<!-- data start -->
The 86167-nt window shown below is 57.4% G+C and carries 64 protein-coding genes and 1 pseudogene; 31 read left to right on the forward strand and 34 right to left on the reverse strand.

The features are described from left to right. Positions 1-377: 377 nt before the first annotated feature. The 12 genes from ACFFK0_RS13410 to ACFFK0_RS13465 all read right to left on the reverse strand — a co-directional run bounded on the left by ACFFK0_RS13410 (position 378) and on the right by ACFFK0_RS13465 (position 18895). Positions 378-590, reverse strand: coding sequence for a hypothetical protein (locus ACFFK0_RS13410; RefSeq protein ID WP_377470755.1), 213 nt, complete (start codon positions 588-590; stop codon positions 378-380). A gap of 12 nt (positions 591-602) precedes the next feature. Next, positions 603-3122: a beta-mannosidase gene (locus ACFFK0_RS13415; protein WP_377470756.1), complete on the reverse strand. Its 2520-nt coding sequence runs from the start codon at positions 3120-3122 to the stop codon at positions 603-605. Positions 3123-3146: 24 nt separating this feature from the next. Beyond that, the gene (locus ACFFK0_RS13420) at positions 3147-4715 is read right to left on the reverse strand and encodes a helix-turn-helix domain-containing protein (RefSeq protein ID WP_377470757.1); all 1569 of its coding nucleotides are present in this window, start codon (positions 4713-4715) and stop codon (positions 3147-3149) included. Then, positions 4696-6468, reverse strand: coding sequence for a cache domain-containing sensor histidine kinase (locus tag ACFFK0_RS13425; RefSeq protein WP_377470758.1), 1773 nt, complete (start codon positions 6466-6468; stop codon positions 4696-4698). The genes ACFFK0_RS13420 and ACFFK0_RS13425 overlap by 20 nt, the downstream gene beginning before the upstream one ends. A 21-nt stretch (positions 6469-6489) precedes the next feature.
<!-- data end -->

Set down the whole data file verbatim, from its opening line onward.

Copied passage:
The 86167-nt window shown below is 57.4% G+C and carries 64 protein-coding genes and 1 pseudogene; 31 read left to right on the forward strand and 34 right to left on the reverse strand.

The features are described from left to right. Positions 1-377: 377 nt before the first annotated feature. The 12 genes from ACFFK0_RS13410 to ACFFK0_RS13465 all read right to left on the reverse strand — a co-directional run bounded on the left by ACFFK0_RS13410 (position 378) and on the right by ACFFK0_RS13465 (position 18895). Positions 378-590, reverse strand: coding sequence for a hypothetical protein (locus ACFFK0_RS13410; RefSeq protein ID WP_377470755.1), 213 nt, complete (start codon positions 588-590; stop codon positions 378-380). A gap of 12 nt (positions 591-602) precedes the next feature. Next, positions 603-3122: a beta-mannosidase gene (locus ACFFK0_RS13415; protein WP_377470756.1), complete on the reverse strand. Its 2520-nt coding sequence runs from the start codon at positions 3120-3122 to the stop codon at positions 603-605. Positions 3123-3146: 24 nt separating this feature from the next. Beyond that, the gene (locus ACFFK0_RS13420) at positions 3147-4715 is read right to left on the reverse strand and encodes a helix-turn-helix domain-containing protein (RefSeq protein ID WP_377470757.1); all 1569 of its coding nucleotides are present in this window, start codon (positions 4713-4715) and stop codon (positions 3147-3149) included. Then, positions 4696-6468, reverse strand: coding sequence for a cache domain-containing sensor histidine kinase (locus tag ACFFK0_RS13425; RefSeq protein WP_377470758.1), 1773 nt, complete (start codon positions 6466-6468; stop codon positions 4696-4698). The genes ACFFK0_RS13420 and ACFFK0_RS13425 overlap by 20 nt, the downstream gene beginning before the upstream one ends. A 21-nt stretch (positions 6469-6489) precedes the next feature.